Mobile teeth refer to teeth that are loose or wiggly in the socket. This can be caused by a variety of factors, such as:
- Gum disease: Periodontal disease, also known as gum disease, is the most common cause of mobile teeth. This infection destroys the supporting structures of the teeth, causing them to become loose.
- Trauma: A blow to the face or jaw can cause damage to the supporting structures of the teeth, making them mobile.
- Tooth decay: Large cavities or untreated tooth decay can weaken the tooth and make it more prone to mobility.
- Bruxism (teeth grinding) : This habit can put excessive pressure on the teeth, causing them to become loose over time.
- Orthodontic treatment: Teeth may become temporarily loose during orthodontic treatment as the teeth are being moved into their new positions.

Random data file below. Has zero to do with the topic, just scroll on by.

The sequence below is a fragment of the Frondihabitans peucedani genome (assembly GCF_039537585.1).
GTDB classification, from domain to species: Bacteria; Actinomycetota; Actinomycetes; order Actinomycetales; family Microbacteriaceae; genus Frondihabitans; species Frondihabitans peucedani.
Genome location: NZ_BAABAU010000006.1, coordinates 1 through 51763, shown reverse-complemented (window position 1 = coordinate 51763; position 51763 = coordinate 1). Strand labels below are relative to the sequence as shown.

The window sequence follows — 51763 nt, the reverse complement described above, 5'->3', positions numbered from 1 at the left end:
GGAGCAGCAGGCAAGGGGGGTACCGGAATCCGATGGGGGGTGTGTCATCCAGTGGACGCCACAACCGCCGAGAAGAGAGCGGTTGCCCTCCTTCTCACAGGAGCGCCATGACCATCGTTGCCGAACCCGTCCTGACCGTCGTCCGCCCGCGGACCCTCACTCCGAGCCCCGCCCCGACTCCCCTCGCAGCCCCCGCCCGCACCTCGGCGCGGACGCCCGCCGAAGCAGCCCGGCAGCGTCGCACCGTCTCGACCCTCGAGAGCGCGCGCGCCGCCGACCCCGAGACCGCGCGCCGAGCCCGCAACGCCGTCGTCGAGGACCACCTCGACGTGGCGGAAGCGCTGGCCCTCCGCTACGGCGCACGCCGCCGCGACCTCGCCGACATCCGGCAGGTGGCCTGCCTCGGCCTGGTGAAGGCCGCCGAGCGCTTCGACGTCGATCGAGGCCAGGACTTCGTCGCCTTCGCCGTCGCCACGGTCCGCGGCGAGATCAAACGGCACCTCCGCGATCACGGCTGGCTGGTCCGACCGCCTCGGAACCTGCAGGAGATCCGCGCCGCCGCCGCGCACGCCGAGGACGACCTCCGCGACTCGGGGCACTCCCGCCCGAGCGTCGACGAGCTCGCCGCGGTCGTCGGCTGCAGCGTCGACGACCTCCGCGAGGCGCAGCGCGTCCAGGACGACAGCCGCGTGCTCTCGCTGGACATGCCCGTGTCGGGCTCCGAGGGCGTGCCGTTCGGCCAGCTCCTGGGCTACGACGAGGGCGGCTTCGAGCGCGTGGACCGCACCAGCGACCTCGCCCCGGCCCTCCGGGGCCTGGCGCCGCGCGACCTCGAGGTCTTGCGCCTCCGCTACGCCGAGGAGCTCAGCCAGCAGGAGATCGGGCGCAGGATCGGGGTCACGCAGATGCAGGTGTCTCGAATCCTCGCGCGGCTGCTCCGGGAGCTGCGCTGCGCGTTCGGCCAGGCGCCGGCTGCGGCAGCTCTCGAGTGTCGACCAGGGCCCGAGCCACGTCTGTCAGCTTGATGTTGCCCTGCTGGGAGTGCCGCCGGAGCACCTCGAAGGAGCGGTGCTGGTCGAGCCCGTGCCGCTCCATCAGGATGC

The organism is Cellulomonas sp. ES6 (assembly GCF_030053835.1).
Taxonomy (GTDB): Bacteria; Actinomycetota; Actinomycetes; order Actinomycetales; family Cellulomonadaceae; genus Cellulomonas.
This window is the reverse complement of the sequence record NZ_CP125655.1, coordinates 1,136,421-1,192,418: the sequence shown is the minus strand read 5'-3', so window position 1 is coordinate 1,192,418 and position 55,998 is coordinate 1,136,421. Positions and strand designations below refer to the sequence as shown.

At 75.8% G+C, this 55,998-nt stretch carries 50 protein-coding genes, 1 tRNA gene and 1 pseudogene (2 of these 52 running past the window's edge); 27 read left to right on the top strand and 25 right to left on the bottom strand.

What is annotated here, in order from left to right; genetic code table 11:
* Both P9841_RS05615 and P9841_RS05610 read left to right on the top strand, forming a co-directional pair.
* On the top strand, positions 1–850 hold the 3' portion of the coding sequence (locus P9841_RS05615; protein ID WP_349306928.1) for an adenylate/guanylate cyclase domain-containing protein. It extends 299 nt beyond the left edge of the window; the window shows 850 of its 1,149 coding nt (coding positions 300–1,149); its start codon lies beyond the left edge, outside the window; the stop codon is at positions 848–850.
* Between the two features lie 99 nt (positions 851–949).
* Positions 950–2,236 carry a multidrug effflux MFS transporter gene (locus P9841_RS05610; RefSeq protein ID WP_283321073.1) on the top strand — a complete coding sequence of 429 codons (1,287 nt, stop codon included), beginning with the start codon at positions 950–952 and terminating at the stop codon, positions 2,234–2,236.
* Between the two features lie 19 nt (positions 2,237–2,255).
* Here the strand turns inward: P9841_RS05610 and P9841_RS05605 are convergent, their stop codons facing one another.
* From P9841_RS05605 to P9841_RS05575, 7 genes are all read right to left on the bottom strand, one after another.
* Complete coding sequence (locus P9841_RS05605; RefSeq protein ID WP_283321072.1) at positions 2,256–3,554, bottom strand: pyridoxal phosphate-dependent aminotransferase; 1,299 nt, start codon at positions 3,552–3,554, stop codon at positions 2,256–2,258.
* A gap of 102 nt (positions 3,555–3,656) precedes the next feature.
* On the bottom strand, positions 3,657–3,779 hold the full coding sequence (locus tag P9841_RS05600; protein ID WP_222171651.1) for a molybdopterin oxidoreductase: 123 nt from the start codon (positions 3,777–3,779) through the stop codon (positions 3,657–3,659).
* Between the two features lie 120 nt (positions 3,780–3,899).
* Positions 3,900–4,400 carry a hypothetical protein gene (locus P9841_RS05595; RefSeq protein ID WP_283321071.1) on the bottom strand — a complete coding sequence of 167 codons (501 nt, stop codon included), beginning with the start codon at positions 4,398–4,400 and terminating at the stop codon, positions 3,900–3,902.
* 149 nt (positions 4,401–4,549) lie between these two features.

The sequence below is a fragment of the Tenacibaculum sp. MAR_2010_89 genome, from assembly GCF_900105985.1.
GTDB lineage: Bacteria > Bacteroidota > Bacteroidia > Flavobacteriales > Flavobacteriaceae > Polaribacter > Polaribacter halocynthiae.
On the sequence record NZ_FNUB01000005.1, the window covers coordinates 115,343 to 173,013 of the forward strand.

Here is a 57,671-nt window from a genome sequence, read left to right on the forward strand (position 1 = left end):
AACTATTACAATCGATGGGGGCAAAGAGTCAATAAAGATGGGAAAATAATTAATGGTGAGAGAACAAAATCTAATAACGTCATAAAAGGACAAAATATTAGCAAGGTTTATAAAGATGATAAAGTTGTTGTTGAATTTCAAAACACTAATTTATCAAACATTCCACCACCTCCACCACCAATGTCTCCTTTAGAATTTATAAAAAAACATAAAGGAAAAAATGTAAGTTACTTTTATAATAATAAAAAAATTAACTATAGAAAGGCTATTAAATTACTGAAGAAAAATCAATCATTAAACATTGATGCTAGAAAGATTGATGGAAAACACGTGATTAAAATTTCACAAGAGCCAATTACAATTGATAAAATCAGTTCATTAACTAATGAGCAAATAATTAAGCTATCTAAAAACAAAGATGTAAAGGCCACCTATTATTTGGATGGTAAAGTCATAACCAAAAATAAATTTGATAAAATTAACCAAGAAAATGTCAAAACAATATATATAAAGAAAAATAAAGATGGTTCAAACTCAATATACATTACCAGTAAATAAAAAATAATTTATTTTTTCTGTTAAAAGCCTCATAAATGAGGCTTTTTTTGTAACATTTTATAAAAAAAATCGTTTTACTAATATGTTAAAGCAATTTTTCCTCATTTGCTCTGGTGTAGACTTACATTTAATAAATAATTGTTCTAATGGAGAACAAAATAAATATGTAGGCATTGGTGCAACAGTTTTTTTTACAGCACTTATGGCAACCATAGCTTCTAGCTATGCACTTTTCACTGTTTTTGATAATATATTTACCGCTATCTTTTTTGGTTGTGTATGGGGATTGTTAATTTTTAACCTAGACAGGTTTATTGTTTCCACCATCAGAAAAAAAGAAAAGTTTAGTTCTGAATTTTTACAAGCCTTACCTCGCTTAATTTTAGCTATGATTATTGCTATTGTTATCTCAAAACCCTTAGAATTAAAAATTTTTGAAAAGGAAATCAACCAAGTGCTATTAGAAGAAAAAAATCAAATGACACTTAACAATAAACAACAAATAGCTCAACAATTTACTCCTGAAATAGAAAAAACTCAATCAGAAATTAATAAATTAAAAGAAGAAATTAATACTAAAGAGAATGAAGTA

- Advanced age: As we age, the supporting structures of the teeth can weaken, making them more prone to mobility.
Mobile teeth can be painful and can increase the risk of tooth loss. The treatment for mobile teeth will depend on the underlying cause. Common treatment options include:
- Scaling and root planing: This procedure involves removing plaque and tartar from the teeth and smoothing the roots of the teeth to help the gums reattach.
- Gum grafts: In some cases, a gum graft may be necessary to cover the exposed root and protect it from further damage.
- Orthodontic treatment: In some cases, orthodontic treatment may be used to reposition the teeth and reduce pressure on the gums.
- Surgery: In severe cases, surgery may be necessary to correct the problem and protect the tooth.
- Medications: Antibiotics may be prescribed to treat an infection, and anti-inflammatory medications may be prescribed to reduce pain and swelling.
It’s important to see or visit a dentist immediately if you have a mobile teeth in order to prevent the condition from worsening and to protect your teeth and gums.